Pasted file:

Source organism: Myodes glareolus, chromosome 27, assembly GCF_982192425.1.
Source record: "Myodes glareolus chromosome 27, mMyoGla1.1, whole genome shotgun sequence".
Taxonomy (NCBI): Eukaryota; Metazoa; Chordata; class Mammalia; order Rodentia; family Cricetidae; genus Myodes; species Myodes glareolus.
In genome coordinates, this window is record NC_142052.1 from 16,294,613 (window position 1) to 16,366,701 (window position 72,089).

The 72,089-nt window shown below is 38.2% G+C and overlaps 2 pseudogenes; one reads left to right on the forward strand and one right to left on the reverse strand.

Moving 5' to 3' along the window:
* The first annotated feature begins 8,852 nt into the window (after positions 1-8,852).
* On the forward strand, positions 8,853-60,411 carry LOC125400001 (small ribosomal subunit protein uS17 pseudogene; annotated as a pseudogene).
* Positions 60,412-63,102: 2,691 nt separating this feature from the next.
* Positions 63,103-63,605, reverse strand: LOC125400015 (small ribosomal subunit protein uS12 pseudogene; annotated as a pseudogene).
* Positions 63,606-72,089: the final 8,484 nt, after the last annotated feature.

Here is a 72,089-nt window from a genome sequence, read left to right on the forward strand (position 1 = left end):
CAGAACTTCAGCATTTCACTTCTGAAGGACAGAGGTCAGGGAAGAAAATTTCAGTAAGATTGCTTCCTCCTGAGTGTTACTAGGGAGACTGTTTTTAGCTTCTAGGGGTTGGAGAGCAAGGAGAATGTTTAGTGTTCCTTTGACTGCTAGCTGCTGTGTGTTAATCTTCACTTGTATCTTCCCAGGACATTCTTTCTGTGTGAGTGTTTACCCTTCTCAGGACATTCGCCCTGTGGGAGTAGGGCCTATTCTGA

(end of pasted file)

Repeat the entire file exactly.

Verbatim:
Source organism: Myodes glareolus, chromosome 27, assembly GCF_982192425.1.
Source record: "Myodes glareolus chromosome 27, mMyoGla1.1, whole genome shotgun sequence".
Taxonomy (NCBI): Eukaryota; Metazoa; Chordata; class Mammalia; order Rodentia; family Cricetidae; genus Myodes; species Myodes glareolus.
In genome coordinates, this window is record NC_142052.1 from 16,294,613 (window position 1) to 16,366,701 (window position 72,089).

The 72,089-nt window shown below is 38.2% G+C and overlaps 2 pseudogenes; one reads left to right on the forward strand and one right to left on the reverse strand.

Moving 5' to 3' along the window:
* The first annotated feature begins 8,852 nt into the window (after positions 1-8,852).
* On the forward strand, positions 8,853-60,411 carry LOC125400001 (small ribosomal subunit protein uS17 pseudogene; annotated as a pseudogene).
* Positions 60,412-63,102: 2,691 nt separating this feature from the next.
* Positions 63,103-63,605, reverse strand: LOC125400015 (small ribosomal subunit protein uS12 pseudogene; annotated as a pseudogene).
* Positions 63,606-72,089: the final 8,484 nt, after the last annotated feature.

Here is a 72,089-nt window from a genome sequence, read left to right on the forward strand (position 1 = left end):
CAGAACTTCAGCATTTCACTTCTGAAGGACAGAGGTCAGGGAAGAAAATTTCAGTAAGATTGCTTCCTCCTGAGTGTTACTAGGGAGACTGTTTTTAGCTTCTAGGGGTTGGAGAGCAAGGAGAATGTTTAGTGTTCCTTTGACTGCTAGCTGCTGTGTGTTAATCTTCACTTGTATCTTCCCAGGACATTCTTTCTGTGTGAGTGTTTACCCTTCTCAGGACATTCGCCCTGTGGGAGTAGGGCCTATTCTGA